In addition to NBA coaches and assistants, Lin sought out his own trainer to work on his physical strength and endurance. If your company isn’t giving you the support you need to take your game to the next level, take a class or get a sales coach. Professional trainers may see something in you that you and your management team do not. It’s not as expensive as you may think and may only require a few sessions.

5.      Believe in yourself.

Lin believed he could succeed. When he was passed over by the NBA draft, he didn’t give up. When he was sent down to the D-League, he wasn’t insulted, he used the opportunity to improve his skills. When he was waived by two teams in two weeks, he didn’t feel sorry for himself. He worked harder and smarter. Keep at it. Keep working. Keep trying. Never give up.

Think about how you can apply Lin’s approach to basketball to whatever game you’re playing. And if you take his lead, it may not land you on the cover of Sports Illustrated, but it may just earn you a place on your company’s All-Star team.

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Wait! Stop Going to the Movies

How to Visualize A Successful Sales Pitch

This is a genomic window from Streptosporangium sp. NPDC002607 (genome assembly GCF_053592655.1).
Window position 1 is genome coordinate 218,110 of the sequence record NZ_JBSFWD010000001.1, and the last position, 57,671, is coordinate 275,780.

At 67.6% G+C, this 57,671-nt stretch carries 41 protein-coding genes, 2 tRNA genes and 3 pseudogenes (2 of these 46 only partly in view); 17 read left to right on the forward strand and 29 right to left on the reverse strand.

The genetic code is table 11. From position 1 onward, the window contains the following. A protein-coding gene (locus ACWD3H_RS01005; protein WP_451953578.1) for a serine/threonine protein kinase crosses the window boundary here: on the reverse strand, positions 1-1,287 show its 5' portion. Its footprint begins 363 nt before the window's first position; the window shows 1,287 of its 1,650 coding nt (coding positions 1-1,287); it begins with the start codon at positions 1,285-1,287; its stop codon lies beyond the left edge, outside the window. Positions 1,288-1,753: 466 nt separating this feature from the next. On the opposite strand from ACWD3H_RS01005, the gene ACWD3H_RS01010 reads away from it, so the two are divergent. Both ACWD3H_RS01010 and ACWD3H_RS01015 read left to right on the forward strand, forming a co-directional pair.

Stop going to the movies. Not what you’d expect to hear during Academy Award season. But no, not those movies. I mean the movies that we play and replay in our heads, especially when we enter new or uncomfortable situations.

People have a great collection of movies stored in their memory banks and not all of them have happy endings. Which movie do you play when you are about to have an uncomfortable conversation with a client or colleague? How about the tragedy, My Pitch Was Gone with the Wind or Desperately Seeking Sales, both directed by you. These two incredible films might earn you an Oscar for Best Actor or at least a Best Director nomination, but they’re detrimental to your career. The goal is to replace The Titanic with The Greatest Show on Earth.

Whatever movie we tell our mind to play, it will play it the way we envision it. After all, we’re directing it.  We will even feel the emotions as the scene unfolds. For example, have you ever visualized a conversation that you plan to have with someone? During the movie in our head we’re so stressed out about whether we can pull this off that we undermine ourselves. If that happens the leading actor won’t get the happily ever after or the sale. So happy endings are crucial to achieving success.